CHICAGO -- The comment evokes a pause, then nervous laughter in a bar packed with Internet junkies, fledgling dot-commers and venture capitalists.
''The problem with the Internet community is that there are ... too many white guys in the room,'' says Andrew ''Flip'' Filipowski, himself a white guy and CEO of an Internet start-up called divine interVentures.
That same night in another overflowing room -- this one a church sanctuary -- the son of the Rev. Martin Luther King Jr. has the high-tech boom on his mind, too.
''I'm here to tell you that not all of God's children are sharing in that prosperity,'' Martin Luther King III says. There are no pauses in this room, only loud applause.
It's called the ''digital divide'' -- the idea that technology is widening the chasm between the haves and have-nots. High-tech companies from Microsoft Corp. to 3Com Corp. are quick to give examples of what they're doing to help close it and start filling an estimated 850,000 vacant high-tech jobs nationwide.
But defining who is most affected -- and even deciding what to do about the so-called digital divide -- are matters of great debate.
While government surveys have show it to be a ''racial ravine'' between whites and minorities, academics and industry analysts say Internet access is much more closely tied to income and education than race.
''The digital divide is just as much about poor, rural whites as it is African-Americans,'' says Charles Ellison, co-founder of a new Web site, http://www.politicallyblack.com.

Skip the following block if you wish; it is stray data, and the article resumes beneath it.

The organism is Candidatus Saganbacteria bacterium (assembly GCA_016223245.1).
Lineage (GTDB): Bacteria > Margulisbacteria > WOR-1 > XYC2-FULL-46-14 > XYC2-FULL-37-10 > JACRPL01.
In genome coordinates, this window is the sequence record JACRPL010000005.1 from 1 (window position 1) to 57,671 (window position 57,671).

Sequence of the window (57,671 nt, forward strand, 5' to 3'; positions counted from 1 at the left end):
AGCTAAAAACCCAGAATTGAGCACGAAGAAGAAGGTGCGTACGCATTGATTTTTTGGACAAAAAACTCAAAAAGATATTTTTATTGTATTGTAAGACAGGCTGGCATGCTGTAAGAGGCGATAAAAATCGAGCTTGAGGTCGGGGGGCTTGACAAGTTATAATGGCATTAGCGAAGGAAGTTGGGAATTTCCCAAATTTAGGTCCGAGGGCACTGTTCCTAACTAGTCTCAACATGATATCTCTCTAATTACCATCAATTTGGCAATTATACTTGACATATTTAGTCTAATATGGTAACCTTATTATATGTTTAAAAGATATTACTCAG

A survey done in January by Forrester Research, a consulting firm in Cambridge, Mass., found that Asian-American and Hispanic households outpaced white -- 69 percent, 47 percent and 43 percent respectively -- in terms of having Internet access at home, work or school.
A third of black households had some sort of access -- but surveyors also found that blacks were getting connected at a rate faster than any other group.
No matter how the digital divide is defined, the government's tactic for tackling it remains the same -- get computers in schools.
Since 1996, Congress has spent $5 billion on efforts to get public schools and libraries the wiring they need to be computer-ready. But that hardly means every kid has computer access.
''In the poorer communities, the wires are often left dangling in the walls,'' says Michael Kaufman, who heads Tequity, an organization that is helping install computer lab schools
In the long run, some experts say it will take another $20 billion in government funding to get computers in schools and teachers trained.
Brainerd Dispatch ©2013. All Rights Reserved.